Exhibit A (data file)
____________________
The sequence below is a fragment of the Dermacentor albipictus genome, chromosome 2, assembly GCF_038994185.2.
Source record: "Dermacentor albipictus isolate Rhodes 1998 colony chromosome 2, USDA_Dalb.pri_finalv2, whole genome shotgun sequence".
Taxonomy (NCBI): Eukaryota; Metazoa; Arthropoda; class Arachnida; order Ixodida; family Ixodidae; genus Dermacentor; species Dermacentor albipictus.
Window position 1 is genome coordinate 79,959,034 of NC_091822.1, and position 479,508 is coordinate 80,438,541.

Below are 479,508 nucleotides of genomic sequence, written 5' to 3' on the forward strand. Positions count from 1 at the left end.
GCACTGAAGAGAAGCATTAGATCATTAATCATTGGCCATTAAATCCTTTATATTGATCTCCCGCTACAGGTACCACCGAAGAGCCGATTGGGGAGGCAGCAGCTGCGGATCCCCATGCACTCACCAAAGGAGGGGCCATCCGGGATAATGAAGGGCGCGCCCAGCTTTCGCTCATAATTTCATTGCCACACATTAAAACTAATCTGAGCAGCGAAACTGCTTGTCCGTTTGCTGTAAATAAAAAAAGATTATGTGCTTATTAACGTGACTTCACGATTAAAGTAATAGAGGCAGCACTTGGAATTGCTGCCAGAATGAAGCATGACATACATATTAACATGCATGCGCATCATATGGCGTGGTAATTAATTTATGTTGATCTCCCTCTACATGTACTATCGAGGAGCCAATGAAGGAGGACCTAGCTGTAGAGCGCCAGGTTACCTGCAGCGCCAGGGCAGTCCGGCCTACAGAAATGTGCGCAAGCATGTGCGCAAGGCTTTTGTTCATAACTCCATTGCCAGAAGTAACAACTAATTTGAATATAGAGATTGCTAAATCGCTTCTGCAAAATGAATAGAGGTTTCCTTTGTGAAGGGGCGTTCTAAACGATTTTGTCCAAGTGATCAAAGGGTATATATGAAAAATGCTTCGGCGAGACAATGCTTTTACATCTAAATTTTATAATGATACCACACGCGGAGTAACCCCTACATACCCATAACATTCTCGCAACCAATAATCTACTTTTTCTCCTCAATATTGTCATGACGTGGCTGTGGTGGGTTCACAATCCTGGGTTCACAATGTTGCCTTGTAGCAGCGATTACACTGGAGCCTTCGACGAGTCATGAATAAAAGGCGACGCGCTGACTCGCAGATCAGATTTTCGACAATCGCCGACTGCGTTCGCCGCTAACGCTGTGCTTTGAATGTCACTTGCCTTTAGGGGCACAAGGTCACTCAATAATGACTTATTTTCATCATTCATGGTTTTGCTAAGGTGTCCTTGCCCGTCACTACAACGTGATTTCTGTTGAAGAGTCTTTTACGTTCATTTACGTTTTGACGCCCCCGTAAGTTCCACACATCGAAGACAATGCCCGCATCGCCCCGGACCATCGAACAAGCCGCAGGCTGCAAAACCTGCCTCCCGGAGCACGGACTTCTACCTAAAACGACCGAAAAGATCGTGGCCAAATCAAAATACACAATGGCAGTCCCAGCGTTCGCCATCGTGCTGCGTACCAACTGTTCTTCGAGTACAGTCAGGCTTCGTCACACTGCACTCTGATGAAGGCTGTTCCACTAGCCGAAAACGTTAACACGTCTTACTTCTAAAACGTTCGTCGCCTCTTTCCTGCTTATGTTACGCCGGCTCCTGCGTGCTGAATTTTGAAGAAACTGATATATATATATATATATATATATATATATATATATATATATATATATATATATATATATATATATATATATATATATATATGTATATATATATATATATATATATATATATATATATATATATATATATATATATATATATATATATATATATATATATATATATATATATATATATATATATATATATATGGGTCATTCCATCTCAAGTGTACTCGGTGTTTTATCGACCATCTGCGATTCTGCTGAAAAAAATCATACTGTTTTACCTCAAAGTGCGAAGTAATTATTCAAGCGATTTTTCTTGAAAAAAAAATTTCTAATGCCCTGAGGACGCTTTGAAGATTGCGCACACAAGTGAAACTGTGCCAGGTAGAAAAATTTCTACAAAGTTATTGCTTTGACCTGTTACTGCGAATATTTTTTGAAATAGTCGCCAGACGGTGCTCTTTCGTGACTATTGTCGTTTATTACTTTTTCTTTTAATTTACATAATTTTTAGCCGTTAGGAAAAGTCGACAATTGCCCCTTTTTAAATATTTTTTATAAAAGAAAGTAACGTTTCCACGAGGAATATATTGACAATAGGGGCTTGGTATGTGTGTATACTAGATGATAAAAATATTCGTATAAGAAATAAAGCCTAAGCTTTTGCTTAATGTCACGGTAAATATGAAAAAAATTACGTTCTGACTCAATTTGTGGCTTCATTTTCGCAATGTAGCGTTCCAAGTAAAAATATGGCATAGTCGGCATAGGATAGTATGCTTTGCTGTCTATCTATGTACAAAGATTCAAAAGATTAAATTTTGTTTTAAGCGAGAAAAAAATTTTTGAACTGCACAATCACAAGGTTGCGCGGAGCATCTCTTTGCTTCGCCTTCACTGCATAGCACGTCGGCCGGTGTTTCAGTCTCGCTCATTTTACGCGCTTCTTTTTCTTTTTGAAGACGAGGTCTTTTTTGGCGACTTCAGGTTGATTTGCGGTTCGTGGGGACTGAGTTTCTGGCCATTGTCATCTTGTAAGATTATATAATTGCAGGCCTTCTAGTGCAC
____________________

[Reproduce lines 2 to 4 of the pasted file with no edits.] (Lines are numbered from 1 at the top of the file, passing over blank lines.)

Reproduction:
Source record: "Dermacentor albipictus isolate Rhodes 1998 colony chromosome 2, USDA_Dalb.pri_finalv2, whole genome shotgun sequence".
Taxonomy (NCBI): Eukaryota; Metazoa; Arthropoda; class Arachnida; order Ixodida; family Ixodidae; genus Dermacentor; species Dermacentor albipictus.
Window position 1 is genome coordinate 79,959,034 of NC_091822.1, and position 479,508 is coordinate 80,438,541.